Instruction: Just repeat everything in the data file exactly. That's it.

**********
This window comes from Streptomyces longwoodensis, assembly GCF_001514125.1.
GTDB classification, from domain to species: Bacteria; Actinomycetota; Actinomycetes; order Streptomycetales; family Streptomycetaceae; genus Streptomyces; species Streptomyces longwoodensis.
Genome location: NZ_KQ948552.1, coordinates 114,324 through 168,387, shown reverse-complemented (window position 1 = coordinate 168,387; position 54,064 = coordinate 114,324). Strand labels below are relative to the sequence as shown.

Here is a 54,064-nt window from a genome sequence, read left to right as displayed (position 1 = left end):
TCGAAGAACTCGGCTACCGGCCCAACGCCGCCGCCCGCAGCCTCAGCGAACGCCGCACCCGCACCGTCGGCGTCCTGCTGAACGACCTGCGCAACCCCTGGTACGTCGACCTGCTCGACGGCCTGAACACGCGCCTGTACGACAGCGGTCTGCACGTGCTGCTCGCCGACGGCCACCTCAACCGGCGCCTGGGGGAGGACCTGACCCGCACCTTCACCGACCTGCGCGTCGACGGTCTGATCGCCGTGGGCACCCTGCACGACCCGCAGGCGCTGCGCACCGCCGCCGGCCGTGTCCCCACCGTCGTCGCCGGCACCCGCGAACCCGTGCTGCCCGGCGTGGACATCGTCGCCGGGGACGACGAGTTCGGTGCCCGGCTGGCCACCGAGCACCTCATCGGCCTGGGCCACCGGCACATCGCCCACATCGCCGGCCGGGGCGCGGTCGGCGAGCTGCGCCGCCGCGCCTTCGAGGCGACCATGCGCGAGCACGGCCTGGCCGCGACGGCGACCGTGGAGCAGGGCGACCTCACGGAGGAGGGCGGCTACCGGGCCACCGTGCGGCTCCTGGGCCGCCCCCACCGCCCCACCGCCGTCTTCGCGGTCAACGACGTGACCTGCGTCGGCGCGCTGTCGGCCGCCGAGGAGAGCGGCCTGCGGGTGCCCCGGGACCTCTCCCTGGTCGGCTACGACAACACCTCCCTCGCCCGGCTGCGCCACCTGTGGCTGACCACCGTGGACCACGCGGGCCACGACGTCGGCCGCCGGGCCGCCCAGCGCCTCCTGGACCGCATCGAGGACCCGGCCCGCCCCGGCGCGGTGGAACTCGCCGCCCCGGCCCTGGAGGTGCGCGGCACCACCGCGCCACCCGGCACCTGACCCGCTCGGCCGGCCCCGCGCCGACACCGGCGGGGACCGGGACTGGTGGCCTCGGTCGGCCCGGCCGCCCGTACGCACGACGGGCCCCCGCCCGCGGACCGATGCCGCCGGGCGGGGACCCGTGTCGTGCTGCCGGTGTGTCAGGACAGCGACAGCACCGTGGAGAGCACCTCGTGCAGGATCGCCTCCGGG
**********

This window comes from Streptomyces longwoodensis, assembly GCF_001514125.1.
GTDB classification, from domain to species: Bacteria; Actinomycetota; Actinomycetes; order Streptomycetales; family Streptomycetaceae; genus Streptomyces; species Streptomyces longwoodensis.
Genome location: NZ_KQ948552.1, coordinates 114,324 through 168,387, shown reverse-complemented (window position 1 = coordinate 168,387; position 54,064 = coordinate 114,324). Strand labels below are relative to the sequence as shown.

Here is a 54,064-nt window from a genome sequence, read left to right as displayed (position 1 = left end):
TCGAAGAACTCGGCTACCGGCCCAACGCCGCCGCCCGCAGCCTCAGCGAACGCCGCACCCGCACCGTCGGCGTCCTGCTGAACGACCTGCGCAACCCCTGGTACGTCGACCTGCTCGACGGCCTGAACACGCGCCTGTACGACAGCGGTCTGCACGTGCTGCTCGCCGACGGCCACCTCAACCGGCGCCTGGGGGAGGACCTGACCCGCACCTTCACCGACCTGCGCGTCGACGGTCTGATCGCCGTGGGCACCCTGCACGACCCGCAGGCGCTGCGCACCGCCGCCGGCCGTGTCCCCACCGTCGTCGCCGGCACCCGCGAACCCGTGCTGCCCGGCGTGGACATCGTCGCCGGGGACGACGAGTTCGGTGCCCGGCTGGCCACCGAGCACCTCATCGGCCTGGGCCACCGGCACATCGCCCACATCGCCGGCCGGGGCGCGGTCGGCGAGCTGCGCCGCCGCGCCTTCGAGGCGACCATGCGCGAGCACGGCCTGGCCGCGACGGCGACCGTGGAGCAGGGCGACCTCACGGAGGAGGGCGGCTACCGGGCCACCGTGCGGCTCCTGGGCCGCCCCCACCGCCCCACCGCCGTCTTCGCGGTCAACGACGTGACCTGCGTCGGCGCGCTGTCGGCCGCCGAGGAGAGCGGCCTGCGGGTGCCCCGGGACCTCTCCCTGGTCGGCTACGACAACACCTCCCTCGCCCGGCTGCGCCACCTGTGGCTGACCACCGTGGACCACGCGGGCCACGACGTCGGCCGCCGGGCCGCCCAGCGCCTCCTGGACCGCATCGAGGACCCGGCCCGCCCCGGCGCGGTGGAACTCGCCGCCCCGGCCCTGGAGGTGCGCGGCACCACCGCGCCACCCGGCACCTGACCCGCTCGGCCGGCCCCGCGCCGACACCGGCGGGGACCGGGACTGGTGGCCTCGGTCGGCCCGGCCGCCCGTACGCACGACGGGCCCCCGCCCGCGGACCGATGCCGCCGGGCGGGGACCCGTGTCGTGCTGCCGGTGTGTCAGGACAGCGACAGCACCGTGGAGAGCACCTCGTGCAGGATCGCCTCCGGG